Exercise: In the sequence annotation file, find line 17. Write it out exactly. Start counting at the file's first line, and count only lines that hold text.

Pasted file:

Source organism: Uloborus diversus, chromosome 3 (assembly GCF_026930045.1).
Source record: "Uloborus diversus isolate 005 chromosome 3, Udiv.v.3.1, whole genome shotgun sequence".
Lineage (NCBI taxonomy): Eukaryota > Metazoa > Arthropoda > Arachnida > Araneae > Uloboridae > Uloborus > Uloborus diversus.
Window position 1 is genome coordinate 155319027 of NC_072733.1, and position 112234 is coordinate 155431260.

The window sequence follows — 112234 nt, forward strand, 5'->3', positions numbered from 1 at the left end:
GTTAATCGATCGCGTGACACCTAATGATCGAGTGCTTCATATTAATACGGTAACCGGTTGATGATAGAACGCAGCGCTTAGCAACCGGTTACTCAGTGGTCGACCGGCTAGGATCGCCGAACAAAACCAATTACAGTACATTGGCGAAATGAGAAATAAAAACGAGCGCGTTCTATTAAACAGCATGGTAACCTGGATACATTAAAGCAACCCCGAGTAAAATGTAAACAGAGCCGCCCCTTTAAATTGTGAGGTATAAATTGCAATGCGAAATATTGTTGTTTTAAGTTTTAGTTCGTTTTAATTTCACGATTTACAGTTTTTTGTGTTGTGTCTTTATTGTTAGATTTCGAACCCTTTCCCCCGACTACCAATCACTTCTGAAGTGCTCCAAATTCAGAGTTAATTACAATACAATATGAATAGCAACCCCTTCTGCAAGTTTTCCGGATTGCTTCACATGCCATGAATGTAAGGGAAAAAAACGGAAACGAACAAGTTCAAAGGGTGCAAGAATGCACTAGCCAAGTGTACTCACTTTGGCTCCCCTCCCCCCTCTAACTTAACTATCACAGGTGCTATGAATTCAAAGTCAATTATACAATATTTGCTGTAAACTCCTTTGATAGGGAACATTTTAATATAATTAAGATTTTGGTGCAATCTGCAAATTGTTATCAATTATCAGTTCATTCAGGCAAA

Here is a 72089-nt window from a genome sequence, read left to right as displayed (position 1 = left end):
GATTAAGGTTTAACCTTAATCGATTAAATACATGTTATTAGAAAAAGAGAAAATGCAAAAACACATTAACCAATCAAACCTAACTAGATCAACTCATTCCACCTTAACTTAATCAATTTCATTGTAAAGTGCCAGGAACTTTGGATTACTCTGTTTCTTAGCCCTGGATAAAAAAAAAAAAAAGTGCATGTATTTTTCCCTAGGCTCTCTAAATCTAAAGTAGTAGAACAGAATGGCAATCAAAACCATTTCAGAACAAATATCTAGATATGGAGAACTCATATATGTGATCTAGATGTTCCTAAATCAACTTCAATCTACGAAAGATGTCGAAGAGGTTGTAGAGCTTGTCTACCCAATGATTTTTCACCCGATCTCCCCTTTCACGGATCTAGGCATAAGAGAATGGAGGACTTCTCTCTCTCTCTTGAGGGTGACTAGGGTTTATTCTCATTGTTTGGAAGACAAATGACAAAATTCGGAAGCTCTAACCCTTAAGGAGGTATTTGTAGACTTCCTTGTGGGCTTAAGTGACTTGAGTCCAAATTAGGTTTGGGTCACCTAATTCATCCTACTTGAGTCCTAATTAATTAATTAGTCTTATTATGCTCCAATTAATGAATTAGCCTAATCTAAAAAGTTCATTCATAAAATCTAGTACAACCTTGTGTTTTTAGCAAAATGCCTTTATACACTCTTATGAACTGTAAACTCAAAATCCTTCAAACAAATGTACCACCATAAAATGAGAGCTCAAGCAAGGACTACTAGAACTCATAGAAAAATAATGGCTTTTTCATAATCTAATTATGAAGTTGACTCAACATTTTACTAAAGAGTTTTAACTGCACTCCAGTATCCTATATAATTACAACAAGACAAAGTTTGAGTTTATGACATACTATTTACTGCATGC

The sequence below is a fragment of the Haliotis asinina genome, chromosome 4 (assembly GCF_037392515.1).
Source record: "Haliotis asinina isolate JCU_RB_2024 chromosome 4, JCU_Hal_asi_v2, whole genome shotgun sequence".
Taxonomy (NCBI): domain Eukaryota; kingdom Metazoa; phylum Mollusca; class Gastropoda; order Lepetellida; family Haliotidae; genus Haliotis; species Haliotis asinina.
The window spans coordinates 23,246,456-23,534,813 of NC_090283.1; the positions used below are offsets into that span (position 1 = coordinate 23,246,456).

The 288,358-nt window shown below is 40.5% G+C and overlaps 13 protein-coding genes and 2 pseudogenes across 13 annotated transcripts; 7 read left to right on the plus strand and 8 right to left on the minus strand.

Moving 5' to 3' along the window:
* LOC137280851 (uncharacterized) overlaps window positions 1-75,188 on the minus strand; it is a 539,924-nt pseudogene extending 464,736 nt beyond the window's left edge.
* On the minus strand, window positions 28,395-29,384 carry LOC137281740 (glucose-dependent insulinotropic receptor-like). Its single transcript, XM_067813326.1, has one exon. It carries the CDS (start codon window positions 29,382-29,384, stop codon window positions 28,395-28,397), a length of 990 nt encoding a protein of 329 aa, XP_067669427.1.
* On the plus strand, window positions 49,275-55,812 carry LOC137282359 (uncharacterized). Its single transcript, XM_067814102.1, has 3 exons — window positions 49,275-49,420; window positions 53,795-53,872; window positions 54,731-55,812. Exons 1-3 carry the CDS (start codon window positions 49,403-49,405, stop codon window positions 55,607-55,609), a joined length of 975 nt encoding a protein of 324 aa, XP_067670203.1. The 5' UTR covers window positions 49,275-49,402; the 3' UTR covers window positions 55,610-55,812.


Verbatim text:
* On the plus strand, window positions 49,275-55,812 carry LOC137282359 (uncharacterized). Its single transcript, XM_067814102.1, has 3 exons — window positions 49,275-49,420; window positions 53,795-53,872; window positions 54,731-55,812. Exons 1-3 carry the CDS (start codon window positions 49,403-49,405, stop codon window positions 55,607-55,609), a joined length of 975 nt encoding a protein of 324 aa, XP_067670203.1. The 5' UTR covers window positions 49,275-49,402; the 3' UTR covers window positions 55,610-55,812.